Disior Oy, a company that can turn CT and MRI images into 3D mathematical models to improve analysis and outcome assessment, has been one of the companies that has put these crisis funds to use during the pandemic. Another one is Nukute, which has developed a sleep monitoring device to assess breathing quality in COVID-19 patients, and the cross-industry project TUPA. TUPA analyses COVID-19’s transmission both in hospitals and in public spaces, after Finnish Michelin-star awarded chef Henri Alén contacted the research team to set up a virus transmission simulation in his restaurant, which was recently launched. “The objective of the consortium is to examine and predict the transmission routes by combining the knowledge obtained from hospital environment and restaurants, and to create a synthesis of effective safety procedures,” Klossner says. Finland has been investing in digital healthcare for decades, and therefore has a clear advantage over other countries that have only recently embraced the digital transformation journey.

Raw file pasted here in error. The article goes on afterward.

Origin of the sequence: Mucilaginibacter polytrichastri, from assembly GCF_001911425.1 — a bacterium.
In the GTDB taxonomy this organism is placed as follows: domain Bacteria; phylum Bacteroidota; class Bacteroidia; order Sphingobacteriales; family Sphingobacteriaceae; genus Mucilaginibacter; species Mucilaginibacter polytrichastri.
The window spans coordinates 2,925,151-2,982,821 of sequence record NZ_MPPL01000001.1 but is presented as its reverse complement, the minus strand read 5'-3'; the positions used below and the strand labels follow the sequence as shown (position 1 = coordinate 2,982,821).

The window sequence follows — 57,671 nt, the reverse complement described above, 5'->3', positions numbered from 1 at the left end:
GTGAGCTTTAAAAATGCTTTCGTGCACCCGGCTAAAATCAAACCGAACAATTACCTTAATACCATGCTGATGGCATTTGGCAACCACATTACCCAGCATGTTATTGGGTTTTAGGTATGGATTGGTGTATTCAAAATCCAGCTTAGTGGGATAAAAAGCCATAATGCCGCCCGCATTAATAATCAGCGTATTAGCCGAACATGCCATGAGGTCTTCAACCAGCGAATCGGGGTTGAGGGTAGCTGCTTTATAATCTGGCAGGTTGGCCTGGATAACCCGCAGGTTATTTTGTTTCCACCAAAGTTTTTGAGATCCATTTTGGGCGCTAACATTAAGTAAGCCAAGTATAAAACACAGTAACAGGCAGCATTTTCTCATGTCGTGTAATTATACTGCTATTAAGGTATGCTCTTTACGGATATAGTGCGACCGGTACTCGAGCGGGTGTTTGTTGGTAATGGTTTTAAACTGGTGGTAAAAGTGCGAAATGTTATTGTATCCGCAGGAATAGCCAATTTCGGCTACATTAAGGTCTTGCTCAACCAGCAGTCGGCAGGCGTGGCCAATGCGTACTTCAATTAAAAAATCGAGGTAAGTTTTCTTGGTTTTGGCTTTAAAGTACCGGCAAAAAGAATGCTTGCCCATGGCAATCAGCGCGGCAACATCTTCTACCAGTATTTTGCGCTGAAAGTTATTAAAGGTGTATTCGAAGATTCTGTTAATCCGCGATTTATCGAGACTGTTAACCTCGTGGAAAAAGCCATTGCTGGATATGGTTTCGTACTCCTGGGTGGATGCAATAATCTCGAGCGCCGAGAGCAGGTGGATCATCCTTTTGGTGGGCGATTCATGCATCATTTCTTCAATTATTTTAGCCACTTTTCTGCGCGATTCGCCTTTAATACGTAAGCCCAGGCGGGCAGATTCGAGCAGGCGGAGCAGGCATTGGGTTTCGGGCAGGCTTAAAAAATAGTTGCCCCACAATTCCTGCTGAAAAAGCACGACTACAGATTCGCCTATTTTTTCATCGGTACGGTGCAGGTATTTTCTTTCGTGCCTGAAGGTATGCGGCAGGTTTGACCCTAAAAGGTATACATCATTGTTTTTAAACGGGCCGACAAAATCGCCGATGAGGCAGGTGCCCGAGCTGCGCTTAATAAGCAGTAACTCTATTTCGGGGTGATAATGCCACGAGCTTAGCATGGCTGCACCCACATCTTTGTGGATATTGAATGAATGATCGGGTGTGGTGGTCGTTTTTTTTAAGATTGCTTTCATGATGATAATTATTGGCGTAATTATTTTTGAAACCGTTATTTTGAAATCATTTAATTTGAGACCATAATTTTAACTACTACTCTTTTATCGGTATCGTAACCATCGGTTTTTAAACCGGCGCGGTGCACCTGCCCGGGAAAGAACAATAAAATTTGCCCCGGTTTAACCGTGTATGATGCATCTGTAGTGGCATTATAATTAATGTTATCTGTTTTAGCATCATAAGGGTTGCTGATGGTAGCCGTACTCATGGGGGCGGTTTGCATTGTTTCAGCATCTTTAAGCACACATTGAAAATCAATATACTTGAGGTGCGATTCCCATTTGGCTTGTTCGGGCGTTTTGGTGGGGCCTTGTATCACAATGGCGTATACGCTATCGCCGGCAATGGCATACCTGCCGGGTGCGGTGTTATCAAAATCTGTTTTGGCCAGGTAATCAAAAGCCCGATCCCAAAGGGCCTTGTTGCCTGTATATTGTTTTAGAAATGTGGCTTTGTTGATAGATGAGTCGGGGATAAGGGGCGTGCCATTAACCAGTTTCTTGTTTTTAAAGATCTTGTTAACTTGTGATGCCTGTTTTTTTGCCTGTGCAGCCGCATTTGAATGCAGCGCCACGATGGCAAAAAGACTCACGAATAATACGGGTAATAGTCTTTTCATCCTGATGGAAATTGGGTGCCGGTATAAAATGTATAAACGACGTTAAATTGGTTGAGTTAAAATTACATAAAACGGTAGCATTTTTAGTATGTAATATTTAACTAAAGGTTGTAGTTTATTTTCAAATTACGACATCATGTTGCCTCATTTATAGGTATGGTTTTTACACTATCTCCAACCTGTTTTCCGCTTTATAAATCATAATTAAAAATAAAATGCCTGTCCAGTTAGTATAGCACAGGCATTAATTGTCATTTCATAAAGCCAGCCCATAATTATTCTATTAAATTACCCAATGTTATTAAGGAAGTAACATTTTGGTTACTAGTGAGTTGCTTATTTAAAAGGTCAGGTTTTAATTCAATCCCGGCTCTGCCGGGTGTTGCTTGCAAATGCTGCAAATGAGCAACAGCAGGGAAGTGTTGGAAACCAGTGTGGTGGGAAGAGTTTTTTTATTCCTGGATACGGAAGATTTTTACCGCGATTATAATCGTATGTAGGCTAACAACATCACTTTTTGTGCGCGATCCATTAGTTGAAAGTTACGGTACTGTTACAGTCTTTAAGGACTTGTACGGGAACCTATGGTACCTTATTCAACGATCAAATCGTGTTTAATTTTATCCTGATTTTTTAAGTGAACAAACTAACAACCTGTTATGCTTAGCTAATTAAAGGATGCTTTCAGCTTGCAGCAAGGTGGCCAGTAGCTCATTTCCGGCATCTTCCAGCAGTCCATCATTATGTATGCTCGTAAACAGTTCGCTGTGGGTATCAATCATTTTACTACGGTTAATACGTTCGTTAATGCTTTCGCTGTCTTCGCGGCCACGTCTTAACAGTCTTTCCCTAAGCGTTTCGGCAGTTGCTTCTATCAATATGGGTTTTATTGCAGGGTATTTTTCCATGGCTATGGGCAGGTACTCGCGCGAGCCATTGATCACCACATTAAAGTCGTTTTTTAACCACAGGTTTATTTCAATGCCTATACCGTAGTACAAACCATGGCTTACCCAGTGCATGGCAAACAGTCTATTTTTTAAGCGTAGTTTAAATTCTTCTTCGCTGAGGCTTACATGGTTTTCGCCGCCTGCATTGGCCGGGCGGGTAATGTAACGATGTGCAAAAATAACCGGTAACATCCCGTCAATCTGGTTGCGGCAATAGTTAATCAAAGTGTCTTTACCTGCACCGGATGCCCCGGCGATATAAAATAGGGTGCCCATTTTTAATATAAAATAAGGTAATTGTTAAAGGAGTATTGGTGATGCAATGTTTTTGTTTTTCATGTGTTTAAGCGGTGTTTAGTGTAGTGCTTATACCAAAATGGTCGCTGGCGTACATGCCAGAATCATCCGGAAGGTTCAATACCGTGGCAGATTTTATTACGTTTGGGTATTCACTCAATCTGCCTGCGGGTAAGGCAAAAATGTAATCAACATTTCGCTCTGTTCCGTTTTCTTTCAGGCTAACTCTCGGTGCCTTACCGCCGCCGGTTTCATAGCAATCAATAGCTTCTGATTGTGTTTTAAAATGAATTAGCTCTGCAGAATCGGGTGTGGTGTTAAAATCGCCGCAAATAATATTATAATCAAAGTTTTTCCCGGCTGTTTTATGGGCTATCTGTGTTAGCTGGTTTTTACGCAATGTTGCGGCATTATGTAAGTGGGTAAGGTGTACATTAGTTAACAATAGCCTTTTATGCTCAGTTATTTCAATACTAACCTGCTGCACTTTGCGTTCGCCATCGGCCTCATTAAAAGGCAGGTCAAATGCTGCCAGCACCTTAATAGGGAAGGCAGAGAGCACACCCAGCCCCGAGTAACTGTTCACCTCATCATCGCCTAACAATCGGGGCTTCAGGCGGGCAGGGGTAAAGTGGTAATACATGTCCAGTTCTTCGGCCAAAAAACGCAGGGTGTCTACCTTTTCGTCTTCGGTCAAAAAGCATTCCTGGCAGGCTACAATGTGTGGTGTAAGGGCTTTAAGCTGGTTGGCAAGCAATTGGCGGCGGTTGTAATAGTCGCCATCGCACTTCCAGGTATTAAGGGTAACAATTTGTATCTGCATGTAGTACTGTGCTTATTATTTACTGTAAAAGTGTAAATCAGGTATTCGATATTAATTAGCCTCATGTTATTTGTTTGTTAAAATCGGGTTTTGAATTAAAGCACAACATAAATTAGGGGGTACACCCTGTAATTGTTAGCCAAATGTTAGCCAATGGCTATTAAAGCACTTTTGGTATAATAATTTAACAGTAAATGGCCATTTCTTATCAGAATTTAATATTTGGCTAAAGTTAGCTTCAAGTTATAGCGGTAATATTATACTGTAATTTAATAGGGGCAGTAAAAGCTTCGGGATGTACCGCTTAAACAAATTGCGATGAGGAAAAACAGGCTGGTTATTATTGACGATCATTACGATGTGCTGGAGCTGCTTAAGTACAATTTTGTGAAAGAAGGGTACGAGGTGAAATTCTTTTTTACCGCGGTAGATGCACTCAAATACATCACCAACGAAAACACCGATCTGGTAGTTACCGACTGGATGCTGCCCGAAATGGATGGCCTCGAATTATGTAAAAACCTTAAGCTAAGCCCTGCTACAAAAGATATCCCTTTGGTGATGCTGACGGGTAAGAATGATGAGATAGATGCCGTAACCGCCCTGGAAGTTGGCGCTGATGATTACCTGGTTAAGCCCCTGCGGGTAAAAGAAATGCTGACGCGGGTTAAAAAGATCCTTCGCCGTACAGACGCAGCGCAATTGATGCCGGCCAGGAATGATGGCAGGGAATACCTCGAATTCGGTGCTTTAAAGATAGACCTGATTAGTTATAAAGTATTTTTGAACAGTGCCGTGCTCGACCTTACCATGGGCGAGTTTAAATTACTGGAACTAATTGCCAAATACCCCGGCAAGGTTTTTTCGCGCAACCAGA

“Going digital is a slow and long adoption process,” Klossner says. “It’s a big ship that turns slowly, and often the bigger the country the slower the rate of turn. The adoption is much more about change management than it is about technology.” The turn might be slow, but it’s necessary. In Klossner’s opinion, there were three key aspects behind Finland’s digital healthcare success: strategic support and infrastructure from the government, culture and education. “But we also got lucky a little bit,” he says. “When Nokia exited Finland, it also released a lot of resources in this country who were very knowledgeable in radio technology and mobile applications, and now all that brain power is being applied to digital health.” Although luck can’t be replicated, it is never too late to improve education, as well as the public administrations’ commitment to innovation. People generally dislike change. However, COVID-19 has already disrupted everyone’s lives, both personally and professionally. Public institutions are taking advantage of that need to change to ensure the version of Europe that comes out of the pandemic is healthier, greener and more innovative.